We should begin where Talita Soares began: “We need a revolution.” The speculation is that this is not simply one-off, that what we did and what we are doing is ingrained beyond the shoreline of our souls. To this end, “We need a revolution because this system is not a system where people can live the way they are meant to live; because even those who are on the favored side of it are not able to find true fulfillment — this is not a system created by or for the people, but a system created by the untamed power of money alone.”
We see clearly, therefore, that this is not simply win-lose, whether or not Labour gets us back to 65 Naira. The mistake was to feel saddened by the abrupt end of it all, the short-lived clenching of our fists. The mistake is to be ensnared by an ending, to be lured into the trap of a straight-line. The mistake is not to conceive of this movement as a circle, an ongoing speculation on our forward movement. And the ultimate mistake is to ascribe inhumanity to those who beguile us, those mountebanks, and think that we fight this battle for ourselves alone – the oppressed 99% – and not the privileged 1%. This battle is bigger than any one, for is it not wise to contemplate that an absolute is always greater than the sum of all relatives? This is a battle of creating a system way bigger than us, for the coming generation, and even bigger than them. We recognize the need for a systemic overhaul, the need for an outcry that is as introspective as it is furious. For this is a needing that defies a single event. Soares words are “…we need to be lucid in our passion, and passionate in our lucidity.” Those words should be written on a board and hung in the frames of our hearts.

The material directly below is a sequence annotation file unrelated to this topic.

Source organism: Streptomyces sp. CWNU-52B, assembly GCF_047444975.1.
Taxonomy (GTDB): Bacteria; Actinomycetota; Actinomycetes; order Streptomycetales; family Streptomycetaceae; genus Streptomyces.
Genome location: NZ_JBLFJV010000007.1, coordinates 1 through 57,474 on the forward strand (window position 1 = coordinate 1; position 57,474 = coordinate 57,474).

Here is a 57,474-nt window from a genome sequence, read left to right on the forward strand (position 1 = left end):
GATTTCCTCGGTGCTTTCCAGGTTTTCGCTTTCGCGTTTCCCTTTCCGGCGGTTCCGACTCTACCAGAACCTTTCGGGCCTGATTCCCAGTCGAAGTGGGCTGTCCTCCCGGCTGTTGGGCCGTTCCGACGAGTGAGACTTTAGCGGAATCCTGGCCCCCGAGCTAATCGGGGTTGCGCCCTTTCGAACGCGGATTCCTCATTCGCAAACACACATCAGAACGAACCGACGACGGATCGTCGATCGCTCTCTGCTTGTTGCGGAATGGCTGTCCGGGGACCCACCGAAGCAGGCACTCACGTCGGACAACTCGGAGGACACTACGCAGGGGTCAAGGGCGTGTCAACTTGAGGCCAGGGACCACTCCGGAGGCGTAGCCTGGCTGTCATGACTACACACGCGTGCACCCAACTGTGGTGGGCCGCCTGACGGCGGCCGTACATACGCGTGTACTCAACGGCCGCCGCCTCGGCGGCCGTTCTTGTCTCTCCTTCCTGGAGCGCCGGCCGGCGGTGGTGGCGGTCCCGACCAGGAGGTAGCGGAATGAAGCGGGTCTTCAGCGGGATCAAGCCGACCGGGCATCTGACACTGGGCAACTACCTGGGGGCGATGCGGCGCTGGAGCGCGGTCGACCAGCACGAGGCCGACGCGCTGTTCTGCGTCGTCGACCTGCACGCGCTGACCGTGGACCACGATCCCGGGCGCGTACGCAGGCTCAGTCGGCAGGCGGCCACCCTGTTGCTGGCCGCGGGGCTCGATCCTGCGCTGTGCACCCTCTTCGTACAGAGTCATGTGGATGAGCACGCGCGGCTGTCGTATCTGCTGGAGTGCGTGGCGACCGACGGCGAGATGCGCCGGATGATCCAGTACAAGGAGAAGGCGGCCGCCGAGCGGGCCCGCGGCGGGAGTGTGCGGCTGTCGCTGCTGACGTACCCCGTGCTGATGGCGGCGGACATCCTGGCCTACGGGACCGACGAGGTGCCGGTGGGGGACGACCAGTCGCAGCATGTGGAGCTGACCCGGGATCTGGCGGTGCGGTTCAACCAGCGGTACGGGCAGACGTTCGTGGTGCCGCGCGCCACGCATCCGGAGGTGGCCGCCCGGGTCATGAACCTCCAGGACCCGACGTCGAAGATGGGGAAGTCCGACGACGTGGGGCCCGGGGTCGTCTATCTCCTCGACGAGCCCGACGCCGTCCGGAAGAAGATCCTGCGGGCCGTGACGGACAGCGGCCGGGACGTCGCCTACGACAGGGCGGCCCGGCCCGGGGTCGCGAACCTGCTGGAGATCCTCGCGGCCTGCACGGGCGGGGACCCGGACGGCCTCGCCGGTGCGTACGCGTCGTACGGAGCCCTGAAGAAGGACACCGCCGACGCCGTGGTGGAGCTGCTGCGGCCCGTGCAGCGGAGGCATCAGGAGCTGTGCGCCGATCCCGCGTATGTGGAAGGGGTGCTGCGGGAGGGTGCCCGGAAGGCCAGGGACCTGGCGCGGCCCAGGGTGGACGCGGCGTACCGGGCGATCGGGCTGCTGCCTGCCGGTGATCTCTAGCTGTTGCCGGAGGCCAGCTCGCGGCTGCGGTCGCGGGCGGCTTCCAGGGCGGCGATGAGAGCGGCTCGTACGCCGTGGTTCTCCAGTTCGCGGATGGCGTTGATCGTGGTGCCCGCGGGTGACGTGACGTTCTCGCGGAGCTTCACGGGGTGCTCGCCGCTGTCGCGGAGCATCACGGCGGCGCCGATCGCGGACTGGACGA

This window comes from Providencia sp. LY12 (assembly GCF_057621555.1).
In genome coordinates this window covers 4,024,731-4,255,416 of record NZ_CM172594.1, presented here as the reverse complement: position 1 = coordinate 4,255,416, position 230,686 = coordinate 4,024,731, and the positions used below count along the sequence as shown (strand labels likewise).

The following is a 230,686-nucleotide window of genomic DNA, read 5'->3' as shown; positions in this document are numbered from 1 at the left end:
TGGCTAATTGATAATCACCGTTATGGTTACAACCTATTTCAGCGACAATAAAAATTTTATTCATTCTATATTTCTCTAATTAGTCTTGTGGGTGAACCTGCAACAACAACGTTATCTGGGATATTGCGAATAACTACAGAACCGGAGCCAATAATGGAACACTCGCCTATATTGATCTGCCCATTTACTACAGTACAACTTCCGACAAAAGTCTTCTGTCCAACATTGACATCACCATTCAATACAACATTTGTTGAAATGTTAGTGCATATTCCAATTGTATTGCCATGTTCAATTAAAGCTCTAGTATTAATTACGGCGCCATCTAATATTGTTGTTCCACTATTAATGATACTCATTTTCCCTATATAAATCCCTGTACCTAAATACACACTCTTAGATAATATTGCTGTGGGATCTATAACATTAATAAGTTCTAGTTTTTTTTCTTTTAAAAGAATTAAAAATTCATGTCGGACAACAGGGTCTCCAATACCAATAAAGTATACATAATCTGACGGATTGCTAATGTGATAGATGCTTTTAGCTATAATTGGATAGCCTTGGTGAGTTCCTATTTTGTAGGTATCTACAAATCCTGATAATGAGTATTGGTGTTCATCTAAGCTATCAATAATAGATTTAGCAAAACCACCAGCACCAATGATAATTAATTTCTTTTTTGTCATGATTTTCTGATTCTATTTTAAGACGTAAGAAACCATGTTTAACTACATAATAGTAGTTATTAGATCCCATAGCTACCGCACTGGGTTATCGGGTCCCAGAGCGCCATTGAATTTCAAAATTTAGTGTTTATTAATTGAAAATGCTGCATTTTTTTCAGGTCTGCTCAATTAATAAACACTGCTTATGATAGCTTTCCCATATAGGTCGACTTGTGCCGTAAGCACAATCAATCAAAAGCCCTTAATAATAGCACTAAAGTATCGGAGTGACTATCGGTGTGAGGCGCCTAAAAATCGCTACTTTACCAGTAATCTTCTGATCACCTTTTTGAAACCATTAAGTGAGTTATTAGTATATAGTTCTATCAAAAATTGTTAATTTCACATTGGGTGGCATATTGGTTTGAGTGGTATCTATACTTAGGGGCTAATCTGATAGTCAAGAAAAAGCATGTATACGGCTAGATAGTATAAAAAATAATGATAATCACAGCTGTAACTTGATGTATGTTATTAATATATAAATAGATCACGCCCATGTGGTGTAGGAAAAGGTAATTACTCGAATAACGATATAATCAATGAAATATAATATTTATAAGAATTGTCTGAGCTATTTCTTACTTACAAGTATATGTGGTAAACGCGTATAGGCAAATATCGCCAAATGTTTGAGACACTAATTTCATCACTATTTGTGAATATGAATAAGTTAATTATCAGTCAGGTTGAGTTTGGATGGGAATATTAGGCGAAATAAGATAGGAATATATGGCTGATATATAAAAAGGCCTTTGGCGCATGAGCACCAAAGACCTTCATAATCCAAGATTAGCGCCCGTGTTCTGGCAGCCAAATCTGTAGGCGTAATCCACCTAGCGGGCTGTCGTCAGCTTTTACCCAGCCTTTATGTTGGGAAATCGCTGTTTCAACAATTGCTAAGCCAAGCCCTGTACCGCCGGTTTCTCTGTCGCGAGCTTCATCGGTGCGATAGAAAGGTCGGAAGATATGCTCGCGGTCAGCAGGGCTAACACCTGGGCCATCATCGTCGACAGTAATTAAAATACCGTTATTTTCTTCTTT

If the events of January were an ordinary matter we would have no authentic personal experiences to share. The validation of the perpetual continuum of our protest comes from this authenticity – this willingness to speak about, and to ourselves about what was directly experienced. Hearsay did not suffice. We had to be right there, every platform becoming our Tahrir Square. And do not suppose this has to do with being in Ojota or carrying placards. On their own terms those actions were important. But the child at home, whose future was being debated, could speak about the anger in his father’s eyes. There must have been a girl whose hair was not woven into braids, since her mother went over to the neighbour’s house to hold a discussion with fellow mums. These are not random possibilities, this is not simply a mass-produced occurrence. Everyone was in the mix. And that simple truth becomes the basis on which we argue about the extraordinary continuum of this matter.